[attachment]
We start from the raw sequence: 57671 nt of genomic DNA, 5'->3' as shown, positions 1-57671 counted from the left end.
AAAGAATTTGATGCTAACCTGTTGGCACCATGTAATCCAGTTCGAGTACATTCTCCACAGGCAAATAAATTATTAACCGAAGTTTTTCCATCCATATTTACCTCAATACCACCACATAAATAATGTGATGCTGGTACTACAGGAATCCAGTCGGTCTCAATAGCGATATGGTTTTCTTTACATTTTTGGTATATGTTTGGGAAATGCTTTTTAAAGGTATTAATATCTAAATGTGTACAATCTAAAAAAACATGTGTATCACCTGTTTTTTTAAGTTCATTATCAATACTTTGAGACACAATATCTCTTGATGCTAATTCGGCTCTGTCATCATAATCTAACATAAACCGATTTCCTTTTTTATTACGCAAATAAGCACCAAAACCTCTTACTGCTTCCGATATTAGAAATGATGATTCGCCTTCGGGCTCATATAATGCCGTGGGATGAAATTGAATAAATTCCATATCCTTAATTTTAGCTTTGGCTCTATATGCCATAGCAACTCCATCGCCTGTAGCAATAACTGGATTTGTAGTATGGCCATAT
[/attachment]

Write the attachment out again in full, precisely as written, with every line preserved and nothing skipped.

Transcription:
We start from the raw sequence: 57671 nt of genomic DNA, 5'->3' as shown, positions 1-57671 counted from the left end.
AAAGAATTTGATGCTAACCTGTTGGCACCATGTAATCCAGTTCGAGTACATTCTCCACAGGCAAATAAATTATTAACCGAAGTTTTTCCATCCATATTTACCTCAATACCACCACATAAATAATGTGATGCTGGTACTACAGGAATCCAGTCGGTCTCAATAGCGATATGGTTTTCTTTACATTTTTGGTATATGTTTGGGAAATGCTTTTTAAAGGTATTAATATCTAAATGTGTACAATCTAAAAAAACATGTGTATCACCTGTTTTTTTAAGTTCATTATCAATACTTTGAGACACAATATCTCTTGATGCTAATTCGGCTCTGTCATCATAATCTAACATAAACCGATTTCCTTTTTTATTACGCAAATAAGCACCAAAACCTCTTACTGCTTCCGATATTAGAAATGATGATTCGCCTTCGGGCTCATATAATGCCGTGGGATGAAATTGAATAAATTCCATATCCTTAATTTTAGCTTTGGCTCTATATGCCATAGCAACTCCATCGCCTGTAGCAATAACTGGATTTGTAGTATGGCCATAT